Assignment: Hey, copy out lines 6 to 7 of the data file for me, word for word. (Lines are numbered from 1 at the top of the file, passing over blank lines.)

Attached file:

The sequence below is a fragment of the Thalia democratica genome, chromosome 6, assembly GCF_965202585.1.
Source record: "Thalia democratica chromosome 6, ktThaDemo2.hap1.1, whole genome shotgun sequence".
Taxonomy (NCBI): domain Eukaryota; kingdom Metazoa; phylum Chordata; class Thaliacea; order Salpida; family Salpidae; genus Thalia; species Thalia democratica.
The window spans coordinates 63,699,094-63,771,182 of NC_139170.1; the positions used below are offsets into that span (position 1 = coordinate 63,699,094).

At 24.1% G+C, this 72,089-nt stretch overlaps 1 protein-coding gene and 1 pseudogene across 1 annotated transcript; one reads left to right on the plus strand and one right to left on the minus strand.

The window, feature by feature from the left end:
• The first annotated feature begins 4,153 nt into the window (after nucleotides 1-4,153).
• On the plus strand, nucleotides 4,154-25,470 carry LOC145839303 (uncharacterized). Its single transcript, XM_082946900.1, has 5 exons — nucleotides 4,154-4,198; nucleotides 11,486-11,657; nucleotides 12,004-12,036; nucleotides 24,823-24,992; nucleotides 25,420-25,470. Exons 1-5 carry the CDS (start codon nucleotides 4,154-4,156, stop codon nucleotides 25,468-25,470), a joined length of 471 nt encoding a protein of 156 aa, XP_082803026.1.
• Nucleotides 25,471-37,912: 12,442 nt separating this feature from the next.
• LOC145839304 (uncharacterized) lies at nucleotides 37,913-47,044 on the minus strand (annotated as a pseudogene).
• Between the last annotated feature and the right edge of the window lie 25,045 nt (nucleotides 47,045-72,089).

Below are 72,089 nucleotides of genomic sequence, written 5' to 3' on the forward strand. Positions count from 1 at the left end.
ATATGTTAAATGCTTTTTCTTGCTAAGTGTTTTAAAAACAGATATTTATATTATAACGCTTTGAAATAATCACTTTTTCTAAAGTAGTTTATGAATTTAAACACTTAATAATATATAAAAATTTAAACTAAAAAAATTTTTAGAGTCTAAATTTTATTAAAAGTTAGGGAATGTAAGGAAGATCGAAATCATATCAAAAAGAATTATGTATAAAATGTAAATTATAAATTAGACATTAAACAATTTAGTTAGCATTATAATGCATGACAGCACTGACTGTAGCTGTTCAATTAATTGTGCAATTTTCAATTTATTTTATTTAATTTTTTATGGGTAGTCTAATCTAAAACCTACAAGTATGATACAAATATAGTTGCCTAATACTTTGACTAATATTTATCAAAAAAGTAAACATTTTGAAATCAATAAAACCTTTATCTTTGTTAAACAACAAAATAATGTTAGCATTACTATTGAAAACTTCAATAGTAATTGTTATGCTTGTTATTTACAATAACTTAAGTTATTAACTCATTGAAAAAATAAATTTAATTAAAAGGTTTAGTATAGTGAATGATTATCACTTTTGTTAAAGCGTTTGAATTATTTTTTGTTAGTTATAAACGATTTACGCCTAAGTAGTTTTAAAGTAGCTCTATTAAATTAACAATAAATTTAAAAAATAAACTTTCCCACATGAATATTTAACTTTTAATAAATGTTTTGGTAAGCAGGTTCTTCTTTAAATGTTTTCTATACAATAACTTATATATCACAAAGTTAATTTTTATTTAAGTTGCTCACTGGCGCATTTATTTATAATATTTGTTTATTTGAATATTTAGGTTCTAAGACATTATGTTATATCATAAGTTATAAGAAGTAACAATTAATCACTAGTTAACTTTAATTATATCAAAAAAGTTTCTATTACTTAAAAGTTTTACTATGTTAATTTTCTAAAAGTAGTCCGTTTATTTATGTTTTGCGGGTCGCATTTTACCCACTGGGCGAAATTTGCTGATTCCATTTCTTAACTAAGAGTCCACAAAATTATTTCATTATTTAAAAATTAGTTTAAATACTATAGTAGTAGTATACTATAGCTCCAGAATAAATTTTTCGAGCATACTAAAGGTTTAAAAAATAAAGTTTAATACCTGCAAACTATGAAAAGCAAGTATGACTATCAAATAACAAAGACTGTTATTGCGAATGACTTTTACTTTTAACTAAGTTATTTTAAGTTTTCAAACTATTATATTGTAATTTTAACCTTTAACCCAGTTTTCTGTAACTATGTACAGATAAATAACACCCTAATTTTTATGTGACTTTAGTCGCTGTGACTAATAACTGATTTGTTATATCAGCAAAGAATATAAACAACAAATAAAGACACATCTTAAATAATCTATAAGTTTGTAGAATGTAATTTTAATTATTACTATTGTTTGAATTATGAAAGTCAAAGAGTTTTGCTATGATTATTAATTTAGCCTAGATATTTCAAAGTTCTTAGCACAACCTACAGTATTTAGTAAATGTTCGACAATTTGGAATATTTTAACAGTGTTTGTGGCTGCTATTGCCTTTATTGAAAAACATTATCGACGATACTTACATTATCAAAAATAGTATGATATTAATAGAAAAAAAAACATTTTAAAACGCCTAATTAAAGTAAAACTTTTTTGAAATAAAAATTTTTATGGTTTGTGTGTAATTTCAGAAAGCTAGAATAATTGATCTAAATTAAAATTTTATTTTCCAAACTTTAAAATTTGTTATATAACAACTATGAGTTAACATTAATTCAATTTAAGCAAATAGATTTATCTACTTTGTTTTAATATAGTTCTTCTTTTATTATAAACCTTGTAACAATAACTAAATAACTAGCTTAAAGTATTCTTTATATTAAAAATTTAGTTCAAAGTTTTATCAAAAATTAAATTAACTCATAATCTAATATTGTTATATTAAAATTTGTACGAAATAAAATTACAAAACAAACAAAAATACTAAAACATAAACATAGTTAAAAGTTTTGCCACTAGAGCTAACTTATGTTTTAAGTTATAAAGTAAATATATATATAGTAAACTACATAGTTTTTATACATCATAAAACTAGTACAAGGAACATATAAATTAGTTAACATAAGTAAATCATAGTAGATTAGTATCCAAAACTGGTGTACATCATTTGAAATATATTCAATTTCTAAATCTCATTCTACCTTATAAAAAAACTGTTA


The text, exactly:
The window, feature by feature from the left end:
• The first annotated feature begins 4,153 nt into the window (after nucleotides 1-4,153).